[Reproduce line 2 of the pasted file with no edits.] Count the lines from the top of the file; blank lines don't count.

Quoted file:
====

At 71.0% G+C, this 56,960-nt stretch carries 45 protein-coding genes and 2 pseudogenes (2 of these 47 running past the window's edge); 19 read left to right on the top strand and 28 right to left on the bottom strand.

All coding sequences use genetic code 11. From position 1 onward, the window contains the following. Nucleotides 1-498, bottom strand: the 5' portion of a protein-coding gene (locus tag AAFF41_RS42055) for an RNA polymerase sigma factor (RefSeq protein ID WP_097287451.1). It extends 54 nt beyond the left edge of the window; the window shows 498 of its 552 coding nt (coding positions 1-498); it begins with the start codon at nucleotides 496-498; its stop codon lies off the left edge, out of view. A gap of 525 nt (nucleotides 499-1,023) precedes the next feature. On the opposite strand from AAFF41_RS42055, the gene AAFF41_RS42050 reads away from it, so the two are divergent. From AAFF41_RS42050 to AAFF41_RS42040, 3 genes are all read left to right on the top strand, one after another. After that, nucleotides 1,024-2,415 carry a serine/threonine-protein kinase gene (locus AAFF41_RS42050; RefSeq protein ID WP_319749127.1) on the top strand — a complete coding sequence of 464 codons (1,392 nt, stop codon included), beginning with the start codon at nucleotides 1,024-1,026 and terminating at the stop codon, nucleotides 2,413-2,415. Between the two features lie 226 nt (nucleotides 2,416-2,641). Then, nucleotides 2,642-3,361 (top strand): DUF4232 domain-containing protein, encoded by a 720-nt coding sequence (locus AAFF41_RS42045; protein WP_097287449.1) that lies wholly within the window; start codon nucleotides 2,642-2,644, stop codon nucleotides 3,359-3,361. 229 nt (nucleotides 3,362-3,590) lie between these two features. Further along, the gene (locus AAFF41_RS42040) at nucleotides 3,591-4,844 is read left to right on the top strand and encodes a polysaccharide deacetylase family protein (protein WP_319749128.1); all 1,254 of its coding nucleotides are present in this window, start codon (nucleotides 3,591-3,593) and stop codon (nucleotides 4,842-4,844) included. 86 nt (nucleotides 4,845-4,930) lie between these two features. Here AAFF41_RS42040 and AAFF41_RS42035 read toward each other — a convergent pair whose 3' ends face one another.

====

All coding sequences use genetic code 11. From position 1 onward, the window contains the following. Nucleotides 1-498, bottom strand: the 5' portion of a protein-coding gene (locus tag AAFF41_RS42055) for an RNA polymerase sigma factor (RefSeq protein ID WP_097287451.1). It extends 54 nt beyond the left edge of the window; the window shows 498 of its 552 coding nt (coding positions 1-498); it begins with the start codon at nucleotides 496-498; its stop codon lies off the left edge, out of view. A gap of 525 nt (nucleotides 499-1,023) precedes the next feature. On the opposite strand from AAFF41_RS42055, the gene AAFF41_RS42050 reads away from it, so the two are divergent. From AAFF41_RS42050 to AAFF41_RS42040, 3 genes are all read left to right on the top strand, one after another. After that, nucleotides 1,024-2,415 carry a serine/threonine-protein kinase gene (locus AAFF41_RS42050; RefSeq protein ID WP_319749127.1) on the top strand — a complete coding sequence of 464 codons (1,392 nt, stop codon included), beginning with the start codon at nucleotides 1,024-1,026 and terminating at the stop codon, nucleotides 2,413-2,415. Between the two features lie 226 nt (nucleotides 2,416-2,641). Then, nucleotides 2,642-3,361 (top strand): DUF4232 domain-containing protein, encoded by a 720-nt coding sequence (locus AAFF41_RS42045; protein WP_097287449.1) that lies wholly within the window; start codon nucleotides 2,642-2,644, stop codon nucleotides 3,359-3,361. 229 nt (nucleotides 3,362-3,590) lie between these two features. Further along, the gene (locus AAFF41_RS42040) at nucleotides 3,591-4,844 is read left to right on the top strand and encodes a polysaccharide deacetylase family protein (protein WP_319749128.1); all 1,254 of its coding nucleotides are present in this window, start codon (nucleotides 3,591-3,593) and stop codon (nucleotides 4,842-4,844) included. 86 nt (nucleotides 4,845-4,930) lie between these two features. Here AAFF41_RS42040 and AAFF41_RS42035 read toward each other — a convergent pair whose 3' ends face one another.